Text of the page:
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I posted earlier this week Proving a sequence is Cauchy given some qualities about the sequence

I believe I solved the question myself, but my roommate has a different method of solving it, and is as follows. I want to know if this is, also, correct and proves that a sequence is Cauchy and that the limit exists.

Given $|x_2-x_1|=1$ and $|x_{n+1}-x_n|\leq \frac{4}{9}|x_n-x_{n-1}|$:

$$\begin{align} |x_m-x_n| & = |x_m-x_{m-1}+x_{m-1}+...+x_{n+1}-x_n| \\ & \leq |x_m-x_{m-1}|+...+|x_{n+1}-x_n| \\ & \leq |x_m-x_{m-1}|+...+|x_{n+1}-x_n|+...+|x_2-x_1|\\ & \leq \left(\left(\frac{4}{9}\right)^m+\left(\frac{4}{9}\right)^{m-1}+...+1\right)|x_2-x_1|\\ &\leq \frac{9}{5}\cdot 1\\ &\leq 2 \end{align} $$

So: Fix $\epsilon > 0$. Then for all $n,m>\frac{2}{\epsilon}$, $|x_m-x_n|<\epsilon$. And so the sequence is Cauchy and so it converges.

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    $\begingroup$ ? You showed that $\lvert x_m-x_n\rvert\leq 2$, not $\epsilon$. $\endgroup$ – Nick Peterson Oct 24 '13 at 1:44
  • $\begingroup$ I thought so, but where is the problem in the proof? Where we jump from the summation to m to the summation to infinity? Or where he adds the terms down to $|x_2-x_1|$? EDIT: Nevermind. Don't add all the extraneous terms, and factor out a $\left(\frac{4}{9}\right)^n$ $\endgroup$ – druckermanly Oct 24 '13 at 1:48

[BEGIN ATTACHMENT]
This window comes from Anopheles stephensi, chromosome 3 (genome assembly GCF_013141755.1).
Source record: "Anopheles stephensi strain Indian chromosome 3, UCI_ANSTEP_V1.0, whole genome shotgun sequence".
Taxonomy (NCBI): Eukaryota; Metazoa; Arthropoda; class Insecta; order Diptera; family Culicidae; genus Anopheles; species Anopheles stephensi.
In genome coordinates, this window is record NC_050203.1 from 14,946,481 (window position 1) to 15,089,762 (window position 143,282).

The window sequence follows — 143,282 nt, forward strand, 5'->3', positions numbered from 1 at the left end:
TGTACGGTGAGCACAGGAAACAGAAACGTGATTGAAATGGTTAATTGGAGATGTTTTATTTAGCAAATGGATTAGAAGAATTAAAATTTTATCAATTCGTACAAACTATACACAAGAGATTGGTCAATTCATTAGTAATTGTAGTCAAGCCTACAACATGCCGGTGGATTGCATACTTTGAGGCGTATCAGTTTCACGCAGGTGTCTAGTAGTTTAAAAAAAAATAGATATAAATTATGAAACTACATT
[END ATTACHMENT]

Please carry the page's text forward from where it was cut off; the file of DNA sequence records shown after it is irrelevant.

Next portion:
• $\begingroup$ I was just confused because I wrote a script in c++ that validated his weird claim of $\frac{2}{\epsilon}$ was correct... but then I just considered the fact that $$\frac{2}{\epsilon} > log_{\frac{4}{9}}\left(\frac{\epsilon}{2}\right)$$ $\endgroup$ – druckermanly Oct 24 '13 at 1:55
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Resolution: the chain of inequalities is correct, but is ultimately unhelpful because $\le 2$ is not strong enough conclusion to obtain a limit. The leap to "if $m,n>2/\epsilon$ then $\dots <\epsilon$" is without any supporting evidence.

To obtain a useful bound on $|x_n-x_m|$ ($n<m$), one runs the summation only over the differences that are needed in the generalized triangle inequality: $|x_j-x_{j-1}|$ where $j=n+1,\dots,m$. The sum is bounded by a multiple of $(4/9)^n$.

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